The Schanz-Haig-Simons definition of income conforms to the principal criterion of benchmark design because this definition is consistent for all entities: all income is included in the base regardless of the income earning activity or the type of entity that earns the income. However, adopting a benchmark based on this definition would exclude structural elements of the tax system. Consequently, the income tax benchmark is based on the Schanz-Haig-Simons framework, then modified to accommodate structural elements.
Income derived from earning activities includes:
- wages and salaries;
- business receipts;
- capital gains;
- interest, royalties and dividends;
- partnership income; and
- distributions from trusts.
In addition, income includes government cash transfers.4 However, in-kind government transfers such as the provision of health, education or road services are not included in the definition of income.
The income tax benchmark applies to nominal rather than real income, consistent with a longstanding feature of Australia’s tax arrangements.
Expenses incurred in earning income are generally deductible under the income tax benchmark. Where an expense is incurred for both income-producing and private purposes, deductions are limited to the portion of expenses relating to income production. Some complex deductions have a specific benchmark treatment:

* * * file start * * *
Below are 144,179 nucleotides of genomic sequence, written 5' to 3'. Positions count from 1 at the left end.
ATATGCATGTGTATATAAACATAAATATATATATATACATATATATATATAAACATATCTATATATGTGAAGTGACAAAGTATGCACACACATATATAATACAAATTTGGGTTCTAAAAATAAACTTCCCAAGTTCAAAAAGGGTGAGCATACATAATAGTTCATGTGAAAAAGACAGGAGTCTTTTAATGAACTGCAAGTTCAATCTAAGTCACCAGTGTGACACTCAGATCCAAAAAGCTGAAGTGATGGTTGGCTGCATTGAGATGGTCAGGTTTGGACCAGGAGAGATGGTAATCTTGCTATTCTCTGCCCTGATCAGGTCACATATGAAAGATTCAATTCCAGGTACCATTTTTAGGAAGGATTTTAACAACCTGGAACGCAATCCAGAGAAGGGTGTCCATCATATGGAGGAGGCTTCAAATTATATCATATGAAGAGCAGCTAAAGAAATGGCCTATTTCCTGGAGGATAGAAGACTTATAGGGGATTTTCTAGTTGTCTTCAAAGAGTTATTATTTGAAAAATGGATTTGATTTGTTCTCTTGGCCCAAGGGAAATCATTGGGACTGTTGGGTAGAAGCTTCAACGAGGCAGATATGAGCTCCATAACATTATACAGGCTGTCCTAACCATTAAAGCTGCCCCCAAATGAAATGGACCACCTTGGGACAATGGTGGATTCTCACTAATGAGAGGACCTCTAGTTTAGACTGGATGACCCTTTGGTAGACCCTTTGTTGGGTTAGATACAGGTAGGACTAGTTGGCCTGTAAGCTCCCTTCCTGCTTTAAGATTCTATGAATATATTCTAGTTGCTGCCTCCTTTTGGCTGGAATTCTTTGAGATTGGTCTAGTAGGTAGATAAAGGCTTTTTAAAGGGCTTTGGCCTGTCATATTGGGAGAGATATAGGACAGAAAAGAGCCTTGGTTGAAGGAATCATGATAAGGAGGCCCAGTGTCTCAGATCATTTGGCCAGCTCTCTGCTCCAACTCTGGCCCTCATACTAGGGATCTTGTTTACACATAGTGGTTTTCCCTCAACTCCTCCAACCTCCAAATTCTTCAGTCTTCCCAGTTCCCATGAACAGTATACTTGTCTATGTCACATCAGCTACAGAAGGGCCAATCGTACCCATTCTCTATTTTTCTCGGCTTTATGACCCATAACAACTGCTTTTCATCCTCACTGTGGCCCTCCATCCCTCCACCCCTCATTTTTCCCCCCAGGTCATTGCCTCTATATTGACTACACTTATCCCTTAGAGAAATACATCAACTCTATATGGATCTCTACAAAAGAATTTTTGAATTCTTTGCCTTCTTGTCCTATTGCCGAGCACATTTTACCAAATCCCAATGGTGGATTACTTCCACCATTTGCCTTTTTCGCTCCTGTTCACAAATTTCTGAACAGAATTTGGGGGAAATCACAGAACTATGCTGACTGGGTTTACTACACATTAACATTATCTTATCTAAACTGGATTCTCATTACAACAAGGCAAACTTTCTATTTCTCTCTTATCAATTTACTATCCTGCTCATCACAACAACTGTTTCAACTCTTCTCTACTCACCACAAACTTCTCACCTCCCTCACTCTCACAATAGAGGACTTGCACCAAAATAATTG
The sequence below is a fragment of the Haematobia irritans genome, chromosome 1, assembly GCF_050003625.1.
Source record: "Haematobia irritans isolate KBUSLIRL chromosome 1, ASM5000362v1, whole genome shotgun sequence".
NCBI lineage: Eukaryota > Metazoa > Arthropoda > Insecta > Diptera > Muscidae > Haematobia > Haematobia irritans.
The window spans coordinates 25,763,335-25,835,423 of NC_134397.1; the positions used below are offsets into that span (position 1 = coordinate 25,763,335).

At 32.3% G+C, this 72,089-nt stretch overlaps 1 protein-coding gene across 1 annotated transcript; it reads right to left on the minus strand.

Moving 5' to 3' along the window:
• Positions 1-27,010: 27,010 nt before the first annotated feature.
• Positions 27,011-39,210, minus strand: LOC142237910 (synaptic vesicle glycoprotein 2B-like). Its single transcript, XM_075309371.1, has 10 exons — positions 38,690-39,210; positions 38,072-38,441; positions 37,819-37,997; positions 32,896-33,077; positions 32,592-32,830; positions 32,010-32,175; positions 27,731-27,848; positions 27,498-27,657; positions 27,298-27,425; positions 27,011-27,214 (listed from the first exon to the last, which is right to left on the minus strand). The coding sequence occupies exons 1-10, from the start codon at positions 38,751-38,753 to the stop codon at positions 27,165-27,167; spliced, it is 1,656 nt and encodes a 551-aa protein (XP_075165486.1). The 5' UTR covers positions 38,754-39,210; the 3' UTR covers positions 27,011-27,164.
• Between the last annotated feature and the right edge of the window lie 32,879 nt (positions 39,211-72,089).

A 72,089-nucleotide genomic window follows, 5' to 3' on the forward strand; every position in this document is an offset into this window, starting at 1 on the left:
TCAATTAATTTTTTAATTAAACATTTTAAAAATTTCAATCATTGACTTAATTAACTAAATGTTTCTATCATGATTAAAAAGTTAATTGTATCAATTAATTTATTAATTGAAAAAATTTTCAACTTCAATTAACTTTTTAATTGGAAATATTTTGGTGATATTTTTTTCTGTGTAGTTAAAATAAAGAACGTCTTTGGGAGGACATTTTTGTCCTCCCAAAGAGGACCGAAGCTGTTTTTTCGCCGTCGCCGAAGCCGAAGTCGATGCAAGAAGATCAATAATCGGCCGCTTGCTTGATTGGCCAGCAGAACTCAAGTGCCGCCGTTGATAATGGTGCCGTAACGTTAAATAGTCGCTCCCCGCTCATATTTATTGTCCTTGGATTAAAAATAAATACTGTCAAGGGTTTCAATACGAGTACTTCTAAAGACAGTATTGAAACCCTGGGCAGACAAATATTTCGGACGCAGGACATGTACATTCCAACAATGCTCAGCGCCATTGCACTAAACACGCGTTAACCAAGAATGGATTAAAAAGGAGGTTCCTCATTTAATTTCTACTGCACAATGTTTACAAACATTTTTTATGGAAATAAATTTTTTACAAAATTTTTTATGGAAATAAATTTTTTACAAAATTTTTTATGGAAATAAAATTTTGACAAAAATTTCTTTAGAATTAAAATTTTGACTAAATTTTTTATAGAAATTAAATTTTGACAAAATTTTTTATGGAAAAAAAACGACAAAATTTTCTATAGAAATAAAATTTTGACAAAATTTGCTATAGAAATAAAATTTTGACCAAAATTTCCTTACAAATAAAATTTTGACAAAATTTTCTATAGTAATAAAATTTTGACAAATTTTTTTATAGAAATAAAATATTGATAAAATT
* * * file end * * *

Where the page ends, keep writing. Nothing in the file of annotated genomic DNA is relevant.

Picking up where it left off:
- depreciation deductions are made over the effective life of the asset; and
- advance expenditure (prepayments) on services are generally apportioned over the service period. These apportioned amounts are deductible.
A number of tax arrangements depart from the Schanz-Haig-Simons definition of income but are integral or longstanding features of the tax system and therefore included in the benchmark. These structural features follow.
- Imputed rent from owner-occupied housing is not included in income, and expenditure incurred in earning imputed rent is not deductible.
- The mutuality principle excludes certain receipts by mutual associations and societies from income on the basis that a mutual society is made up of its members and cannot derive income from dealings with members.
- Certain gains, such as gains received by way of compensation or damage for any wrong or injury suffered by a taxpayer (where they are not solely for the loss of income), or gains or winnings from gambling (where taxpayers are not considered to be carrying on a business of gambling), are not included in income.
- Investment income derived from income bonds, funeral policies and scholarship
plans of friendly societies that were issued before 1 January 2003 are not
included in income.
- Income relating to policies issued after 1 January 2003 is included in a friendly society's assessable income.